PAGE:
“I Need a Website!”
When a company or an individual is looking to create a web presence beyond social media, the first thought they have is something to the effect of “I want someone to build me a website!”
But is this the correct assumption to make?
When looking for someone to help you with your web presence, one of the most important yet most underrated questions you can ask yourself is this: Do I need a web application or a website?
Different companies sometimes specialize in one or the other, which means that when you are shopping around to find someone to bring your idea to life you need to be able to use the correct terminology to make sure that your agency understands your needs.
While we can do both here at Vibethink, knowing better what you are looking for will allow us to give you the information and the product that you need in the timeline and budget that you bring to the table.
Do I need a web application or a website?
So What’s the Difference?
Web Application, or web app: A program that is located in your browser (i.e. Chrome, Firefox, Internet Explorer, etc.).
An example of a web app would be Google Docs, a word processor. It’s desktop program analogue is Microsoft Word.
Website: A series of documents that are designed to show up in your browser and impart information to the visitor.
To put it simply, a website displays information such as text, images, or videos. Most websites could be printed out on paper and bound into a book, because they are intended to be informational to some degree.
To put it simply, a website displays information … A web app does things
A web app does things. In reality, you can create a web app to do anything a native program can do. Examples of popular web apps would be social networking sites such as Facebook, video streaming sites such as Netflix, and photo editing software such as Pixlr.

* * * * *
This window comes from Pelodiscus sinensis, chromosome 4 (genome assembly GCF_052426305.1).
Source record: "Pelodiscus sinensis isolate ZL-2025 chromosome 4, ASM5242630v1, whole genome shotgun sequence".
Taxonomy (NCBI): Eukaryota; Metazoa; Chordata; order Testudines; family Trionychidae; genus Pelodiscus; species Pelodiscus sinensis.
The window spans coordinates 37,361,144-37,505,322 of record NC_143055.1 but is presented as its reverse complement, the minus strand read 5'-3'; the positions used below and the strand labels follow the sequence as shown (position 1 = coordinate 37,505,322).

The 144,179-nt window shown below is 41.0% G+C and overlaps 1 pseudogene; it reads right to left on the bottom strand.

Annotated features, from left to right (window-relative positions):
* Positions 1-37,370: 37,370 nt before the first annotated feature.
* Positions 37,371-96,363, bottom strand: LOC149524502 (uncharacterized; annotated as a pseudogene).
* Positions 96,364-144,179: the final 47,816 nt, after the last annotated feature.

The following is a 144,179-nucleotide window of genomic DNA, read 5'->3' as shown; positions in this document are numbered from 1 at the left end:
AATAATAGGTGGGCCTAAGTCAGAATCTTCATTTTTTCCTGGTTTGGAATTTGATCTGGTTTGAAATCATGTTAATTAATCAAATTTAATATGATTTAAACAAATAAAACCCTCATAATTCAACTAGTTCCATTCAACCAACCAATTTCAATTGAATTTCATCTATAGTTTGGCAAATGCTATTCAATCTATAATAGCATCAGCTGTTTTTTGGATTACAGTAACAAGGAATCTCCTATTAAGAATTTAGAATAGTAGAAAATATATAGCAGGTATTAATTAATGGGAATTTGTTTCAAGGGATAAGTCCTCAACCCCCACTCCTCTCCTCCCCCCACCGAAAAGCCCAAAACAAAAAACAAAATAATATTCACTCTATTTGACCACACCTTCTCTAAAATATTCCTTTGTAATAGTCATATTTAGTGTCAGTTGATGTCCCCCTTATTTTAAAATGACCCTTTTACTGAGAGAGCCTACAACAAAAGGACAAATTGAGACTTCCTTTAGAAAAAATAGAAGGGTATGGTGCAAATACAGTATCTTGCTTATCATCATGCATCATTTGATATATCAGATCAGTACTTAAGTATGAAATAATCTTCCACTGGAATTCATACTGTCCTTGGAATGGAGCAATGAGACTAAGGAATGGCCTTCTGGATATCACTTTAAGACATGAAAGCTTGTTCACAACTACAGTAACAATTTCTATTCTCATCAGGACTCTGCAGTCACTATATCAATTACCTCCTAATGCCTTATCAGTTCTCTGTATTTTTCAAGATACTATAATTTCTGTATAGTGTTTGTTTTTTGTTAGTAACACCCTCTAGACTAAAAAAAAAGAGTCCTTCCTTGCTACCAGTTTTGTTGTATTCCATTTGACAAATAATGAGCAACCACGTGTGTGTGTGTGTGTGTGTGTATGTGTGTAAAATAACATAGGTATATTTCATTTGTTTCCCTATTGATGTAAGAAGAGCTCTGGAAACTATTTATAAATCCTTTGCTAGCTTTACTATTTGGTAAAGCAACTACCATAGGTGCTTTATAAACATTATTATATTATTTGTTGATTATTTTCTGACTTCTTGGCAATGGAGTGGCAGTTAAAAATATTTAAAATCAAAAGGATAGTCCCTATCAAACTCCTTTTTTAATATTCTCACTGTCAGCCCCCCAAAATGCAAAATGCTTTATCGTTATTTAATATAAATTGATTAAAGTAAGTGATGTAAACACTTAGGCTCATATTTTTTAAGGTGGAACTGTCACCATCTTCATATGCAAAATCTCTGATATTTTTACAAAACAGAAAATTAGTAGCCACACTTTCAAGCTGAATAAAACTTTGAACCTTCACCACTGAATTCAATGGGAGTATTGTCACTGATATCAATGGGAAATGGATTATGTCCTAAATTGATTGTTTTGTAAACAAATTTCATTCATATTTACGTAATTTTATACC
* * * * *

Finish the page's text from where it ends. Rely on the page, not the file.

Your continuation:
This is not to say that a website cannot be interactive, most websites are. However, they also tend to be primarily informational despite their interactivity.
If your ‘website’ does not distribute a service other than information in some manner, it is likely not a web app.
You can combine these two. In most cases, a Web Site will be connected to a Web App so that it can use its functionality.
A popular usage is when a website pulls their Facebook posts on the main page. They are using the information from the web app to add to the experience of their web site.
E-Commerce, or selling goods and services on the internet, is also a melding of these two things since so much of the site tends to be informational, yet there is an aspect of it that is distributing a service.
Obviously, there are many different ways to use both websites and web apps. As technology changes, these definitions become more and more blurred. The melding of websites and web applications will continue.
However, the difference is still important, both on the side of the user and the side of the developer so that your website, or web app, will be tailored to the needs of your company and your audience.